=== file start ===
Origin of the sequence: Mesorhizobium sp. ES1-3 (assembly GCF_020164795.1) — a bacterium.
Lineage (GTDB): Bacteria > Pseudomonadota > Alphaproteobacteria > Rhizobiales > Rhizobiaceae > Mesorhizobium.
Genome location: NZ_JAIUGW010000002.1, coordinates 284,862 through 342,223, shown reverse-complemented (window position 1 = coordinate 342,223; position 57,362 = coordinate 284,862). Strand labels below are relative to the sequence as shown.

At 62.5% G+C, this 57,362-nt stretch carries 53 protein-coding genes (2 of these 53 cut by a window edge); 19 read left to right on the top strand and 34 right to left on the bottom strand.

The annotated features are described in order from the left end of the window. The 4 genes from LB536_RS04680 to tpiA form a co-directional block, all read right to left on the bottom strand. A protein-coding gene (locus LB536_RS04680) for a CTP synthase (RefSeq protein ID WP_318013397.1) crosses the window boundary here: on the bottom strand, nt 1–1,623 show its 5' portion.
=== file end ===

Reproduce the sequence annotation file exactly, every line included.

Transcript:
Origin of the sequence: Mesorhizobium sp. ES1-3 (assembly GCF_020164795.1) — a bacterium.
Lineage (GTDB): Bacteria > Pseudomonadota > Alphaproteobacteria > Rhizobiales > Rhizobiaceae > Mesorhizobium.
Genome location: NZ_JAIUGW010000002.1, coordinates 284,862 through 342,223, shown reverse-complemented (window position 1 = coordinate 342,223; position 57,362 = coordinate 284,862). Strand labels below are relative to the sequence as shown.

At 62.5% G+C, this 57,362-nt stretch carries 53 protein-coding genes (2 of these 53 cut by a window edge); 19 read left to right on the top strand and 34 right to left on the bottom strand.

The annotated features are described in order from the left end of the window. The 4 genes from LB536_RS04680 to tpiA form a co-directional block, all read right to left on the bottom strand. A protein-coding gene (locus LB536_RS04680) for a CTP synthase (RefSeq protein ID WP_318013397.1) crosses the window boundary here: on the bottom strand, nt 1–1,623 show its 5' portion.